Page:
Interdependency – The Domino Effect
These are steps that natural gas distribution utilities have taken to enhance the security and resilience of our assets. Yet, our understanding of the domino effect is still primitive.  The study of interdependencies among different critical infrastructures is a journey, not a destination; some local level progress has been made, but work is sorely needed at the national level. Working with government and other critical infrastructure owners and operators will take time. As the layers are peeled away, greater understanding of how we are connected is gained, revealing further layers to be examined and resolved.

We must work together to improve our understanding of interdependencies. For instance, since 2001, Gaz Métro has been involved in a research initiative with the École Polytechnique de Montréal and ­critical infrastructure operators like CGA, Hydro-Québec, Bell, the city of Montreal (potable water supply), and the Ministry of Transportation. Geographical and functional issues are being examined in Québec City and downtown Montreal on how an incident on one system can affect the critical infrastructure of another. The scenario of a major water pipe break identified serious infrastructure domino effects and time lags. As a result, individual plans addressed such potential effects; critical zones were ranked, and harm reduction measures developed. Industry is considering the establishment of early warning systems and the use of alternative resources. This research led to concrete operational changes and understanding; and also increased cooperation and trust among the stakeholders.

While there are obvious benefits to understanding the interdependencies of energy, banking, telecom, transport and other critical infrastructure, complex and practical issues remain around business confidentiality challenges. Local exercises are easier to implement, and have been an ongoing focus for most companies. Continued work is needed, with the understanding that effort with different industries will take time.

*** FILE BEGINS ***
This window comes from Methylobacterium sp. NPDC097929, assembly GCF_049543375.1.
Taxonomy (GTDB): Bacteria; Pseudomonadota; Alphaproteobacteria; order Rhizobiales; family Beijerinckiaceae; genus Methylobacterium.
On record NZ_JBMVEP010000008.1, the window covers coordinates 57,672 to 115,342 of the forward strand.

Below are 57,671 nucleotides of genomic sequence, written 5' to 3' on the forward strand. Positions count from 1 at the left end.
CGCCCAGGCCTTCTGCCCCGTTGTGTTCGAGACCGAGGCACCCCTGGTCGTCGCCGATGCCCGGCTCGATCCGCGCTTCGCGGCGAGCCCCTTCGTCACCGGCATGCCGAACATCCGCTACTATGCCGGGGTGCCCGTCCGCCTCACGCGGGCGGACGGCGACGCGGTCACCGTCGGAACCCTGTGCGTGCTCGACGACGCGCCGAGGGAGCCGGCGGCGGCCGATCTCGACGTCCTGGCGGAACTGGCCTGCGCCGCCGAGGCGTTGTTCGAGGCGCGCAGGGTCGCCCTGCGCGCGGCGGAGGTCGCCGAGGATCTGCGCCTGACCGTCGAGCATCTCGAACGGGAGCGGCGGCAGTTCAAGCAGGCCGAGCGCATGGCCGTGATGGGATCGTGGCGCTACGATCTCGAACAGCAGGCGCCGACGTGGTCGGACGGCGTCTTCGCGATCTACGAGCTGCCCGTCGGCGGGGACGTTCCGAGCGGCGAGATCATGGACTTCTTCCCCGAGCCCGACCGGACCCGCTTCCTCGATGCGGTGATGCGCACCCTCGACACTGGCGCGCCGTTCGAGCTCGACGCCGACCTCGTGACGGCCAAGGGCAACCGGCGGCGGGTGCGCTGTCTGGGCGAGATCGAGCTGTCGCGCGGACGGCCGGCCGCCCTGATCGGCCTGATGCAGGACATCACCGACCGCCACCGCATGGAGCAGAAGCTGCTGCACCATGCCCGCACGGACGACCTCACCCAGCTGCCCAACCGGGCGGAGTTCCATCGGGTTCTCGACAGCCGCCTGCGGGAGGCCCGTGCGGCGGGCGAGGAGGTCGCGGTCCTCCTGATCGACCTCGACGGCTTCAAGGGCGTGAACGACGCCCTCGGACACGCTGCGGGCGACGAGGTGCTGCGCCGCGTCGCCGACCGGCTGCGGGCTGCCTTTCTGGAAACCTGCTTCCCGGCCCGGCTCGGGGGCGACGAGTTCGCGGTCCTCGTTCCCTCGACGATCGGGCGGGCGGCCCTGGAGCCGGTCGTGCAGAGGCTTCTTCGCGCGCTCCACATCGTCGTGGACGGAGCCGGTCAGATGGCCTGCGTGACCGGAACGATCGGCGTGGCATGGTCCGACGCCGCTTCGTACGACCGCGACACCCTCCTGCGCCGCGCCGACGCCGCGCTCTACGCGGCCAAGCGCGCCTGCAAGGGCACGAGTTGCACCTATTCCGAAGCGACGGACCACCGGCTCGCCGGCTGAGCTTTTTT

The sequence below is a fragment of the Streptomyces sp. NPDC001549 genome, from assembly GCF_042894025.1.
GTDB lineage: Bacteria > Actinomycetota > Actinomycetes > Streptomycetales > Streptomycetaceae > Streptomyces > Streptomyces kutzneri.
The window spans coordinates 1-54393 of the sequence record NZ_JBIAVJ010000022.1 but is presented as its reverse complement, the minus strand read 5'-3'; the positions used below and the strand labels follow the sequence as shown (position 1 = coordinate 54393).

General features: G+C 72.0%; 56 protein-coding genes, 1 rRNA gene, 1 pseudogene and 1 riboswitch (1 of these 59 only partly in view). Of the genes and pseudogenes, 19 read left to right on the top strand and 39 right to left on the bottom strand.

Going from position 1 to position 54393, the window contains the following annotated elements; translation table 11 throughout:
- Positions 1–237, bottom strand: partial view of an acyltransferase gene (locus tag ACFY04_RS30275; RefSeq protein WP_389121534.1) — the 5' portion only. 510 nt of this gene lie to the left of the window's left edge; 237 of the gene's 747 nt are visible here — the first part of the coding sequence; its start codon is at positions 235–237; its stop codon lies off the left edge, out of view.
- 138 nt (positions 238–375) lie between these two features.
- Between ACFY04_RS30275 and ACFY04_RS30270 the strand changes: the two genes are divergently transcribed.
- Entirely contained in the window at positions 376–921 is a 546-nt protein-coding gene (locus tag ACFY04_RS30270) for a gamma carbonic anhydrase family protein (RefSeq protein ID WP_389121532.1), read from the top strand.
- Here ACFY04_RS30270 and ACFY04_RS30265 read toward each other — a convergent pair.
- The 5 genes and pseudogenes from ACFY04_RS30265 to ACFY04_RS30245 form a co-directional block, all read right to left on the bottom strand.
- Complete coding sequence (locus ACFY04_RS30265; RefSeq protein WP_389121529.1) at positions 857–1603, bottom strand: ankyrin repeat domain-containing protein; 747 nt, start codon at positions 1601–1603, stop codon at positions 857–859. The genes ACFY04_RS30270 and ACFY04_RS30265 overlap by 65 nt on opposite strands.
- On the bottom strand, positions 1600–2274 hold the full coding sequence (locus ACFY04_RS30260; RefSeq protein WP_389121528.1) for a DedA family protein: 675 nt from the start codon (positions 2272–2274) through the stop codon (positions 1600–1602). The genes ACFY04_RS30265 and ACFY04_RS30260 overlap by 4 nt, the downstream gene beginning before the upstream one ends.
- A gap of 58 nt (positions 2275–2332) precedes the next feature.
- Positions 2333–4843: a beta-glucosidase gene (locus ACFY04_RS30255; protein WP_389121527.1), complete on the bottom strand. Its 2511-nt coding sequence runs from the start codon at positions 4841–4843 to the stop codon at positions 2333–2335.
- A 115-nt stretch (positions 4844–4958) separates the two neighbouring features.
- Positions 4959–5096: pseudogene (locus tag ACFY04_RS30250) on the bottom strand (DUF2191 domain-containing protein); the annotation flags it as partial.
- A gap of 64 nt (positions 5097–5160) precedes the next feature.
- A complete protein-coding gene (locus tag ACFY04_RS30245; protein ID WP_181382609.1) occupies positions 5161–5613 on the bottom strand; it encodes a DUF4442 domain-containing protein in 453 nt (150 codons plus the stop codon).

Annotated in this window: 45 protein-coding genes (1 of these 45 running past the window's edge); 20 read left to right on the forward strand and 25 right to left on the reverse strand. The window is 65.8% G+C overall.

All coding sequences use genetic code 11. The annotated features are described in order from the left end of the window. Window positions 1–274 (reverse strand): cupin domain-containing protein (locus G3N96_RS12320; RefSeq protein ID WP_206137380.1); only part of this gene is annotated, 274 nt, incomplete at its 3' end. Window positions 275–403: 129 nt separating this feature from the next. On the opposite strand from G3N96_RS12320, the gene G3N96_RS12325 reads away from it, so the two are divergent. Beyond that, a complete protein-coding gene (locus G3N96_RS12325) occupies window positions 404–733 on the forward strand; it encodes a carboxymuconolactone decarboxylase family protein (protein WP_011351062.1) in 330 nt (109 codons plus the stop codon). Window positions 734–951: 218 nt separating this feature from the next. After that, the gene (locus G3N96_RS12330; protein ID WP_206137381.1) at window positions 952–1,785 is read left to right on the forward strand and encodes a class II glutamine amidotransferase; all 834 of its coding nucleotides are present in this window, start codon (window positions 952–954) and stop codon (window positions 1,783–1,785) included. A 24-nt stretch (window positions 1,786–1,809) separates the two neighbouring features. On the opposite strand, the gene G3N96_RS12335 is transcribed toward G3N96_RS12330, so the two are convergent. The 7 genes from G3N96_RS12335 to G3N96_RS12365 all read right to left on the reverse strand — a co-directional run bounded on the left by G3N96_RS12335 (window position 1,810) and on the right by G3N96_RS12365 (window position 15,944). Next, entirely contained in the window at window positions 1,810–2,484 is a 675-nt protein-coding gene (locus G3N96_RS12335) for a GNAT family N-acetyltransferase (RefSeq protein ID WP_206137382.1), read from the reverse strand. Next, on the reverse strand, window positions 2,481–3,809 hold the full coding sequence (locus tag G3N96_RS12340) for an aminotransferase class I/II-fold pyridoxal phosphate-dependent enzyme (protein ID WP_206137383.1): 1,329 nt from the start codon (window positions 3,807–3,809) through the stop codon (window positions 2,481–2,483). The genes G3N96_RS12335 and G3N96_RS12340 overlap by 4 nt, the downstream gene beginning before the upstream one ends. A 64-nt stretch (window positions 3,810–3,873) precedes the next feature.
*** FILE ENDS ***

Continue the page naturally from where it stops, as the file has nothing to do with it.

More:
While the threat profile has changed in the recent past, the net effect on our system from a deliberate and malicious attack is similar to any other disruption. Our members have been operating the natural gas delivery infrastructure for over a century; we have robust emergency response procedures in place and we continuously improve our understanding of interdependencies.

The Private/Public Sharing of Responsibility
Another key issue that remains to be addressed fully is the private/public responsibility in ensuring the security of the critical infrastructure. Government’s interest in ensuring the safety and security of critical infrastructure is obvious. What is less clear is the delineation of responsibilities between the government and the private sector (owners/operators of over 80% of the critical infrastructure) to ensure overall security of all citizens.

Good management of our infrastructure security is based upon the ability to have timely knowledge of threats and the ability to respond. Government has a responsibility to ensure safety. Its responsibility lies in informing the commercial owners of infrastructure of threats in a timely manner. It is then up to industry to make the decisions in response to threats and ensure continuity of critical services. This reality mandates a close collaboration between governments and the critical ­infrastructure owners and operators. In the past several years, major progress has been made in this area, yet much work still remains and needs attention.